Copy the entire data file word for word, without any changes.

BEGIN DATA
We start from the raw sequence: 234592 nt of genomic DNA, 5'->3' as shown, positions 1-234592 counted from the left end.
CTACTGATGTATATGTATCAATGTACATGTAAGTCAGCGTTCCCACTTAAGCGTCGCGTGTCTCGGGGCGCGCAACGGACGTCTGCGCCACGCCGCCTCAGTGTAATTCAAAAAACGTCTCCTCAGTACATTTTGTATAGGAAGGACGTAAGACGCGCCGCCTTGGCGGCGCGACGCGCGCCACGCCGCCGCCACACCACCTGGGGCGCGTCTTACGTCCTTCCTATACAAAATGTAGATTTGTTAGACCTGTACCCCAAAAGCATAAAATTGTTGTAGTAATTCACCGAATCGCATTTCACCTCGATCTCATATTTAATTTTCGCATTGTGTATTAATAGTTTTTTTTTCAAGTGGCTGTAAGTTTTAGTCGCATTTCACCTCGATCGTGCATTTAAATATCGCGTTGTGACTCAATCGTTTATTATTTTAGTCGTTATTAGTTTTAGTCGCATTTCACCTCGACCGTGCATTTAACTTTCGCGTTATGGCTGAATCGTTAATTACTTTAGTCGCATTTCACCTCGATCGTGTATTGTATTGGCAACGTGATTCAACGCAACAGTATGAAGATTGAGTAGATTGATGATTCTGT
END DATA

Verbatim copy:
We start from the raw sequence: 234592 nt of genomic DNA, 5'->3' as shown, positions 1-234592 counted from the left end.
CTACTGATGTATATGTATCAATGTACATGTAAGTCAGCGTTCCCACTTAAGCGTCGCGTGTCTCGGGGCGCGCAACGGACGTCTGCGCCACGCCGCCTCAGTGTAATTCAAAAAACGTCTCCTCAGTACATTTTGTATAGGAAGGACGTAAGACGCGCCGCCTTGGCGGCGCGACGCGCGCCACGCCGCCGCCACACCACCTGGGGCGCGTCTTACGTCCTTCCTATACAAAATGTAGATTTGTTAGACCTGTACCCCAAAAGCATAAAATTGTTGTAGTAATTCACCGAATCGCATTTCACCTCGATCTCATATTTAATTTTCGCATTGTGTATTAATAGTTTTTTTTTCAAGTGGCTGTAAGTTTTAGTCGCATTTCACCTCGATCGTGCATTTAAATATCGCGTTGTGACTCAATCGTTTATTATTTTAGTCGTTATTAGTTTTAGTCGCATTTCACCTCGACCGTGCATTTAACTTTCGCGTTATGGCTGAATCGTTAATTACTTTAGTCGCATTTCACCTCGATCGTGTATTGTATTGGCAACGTGATTCAACGCAACAGTATGAAGATTGAGTAGATTGATGATTCTGT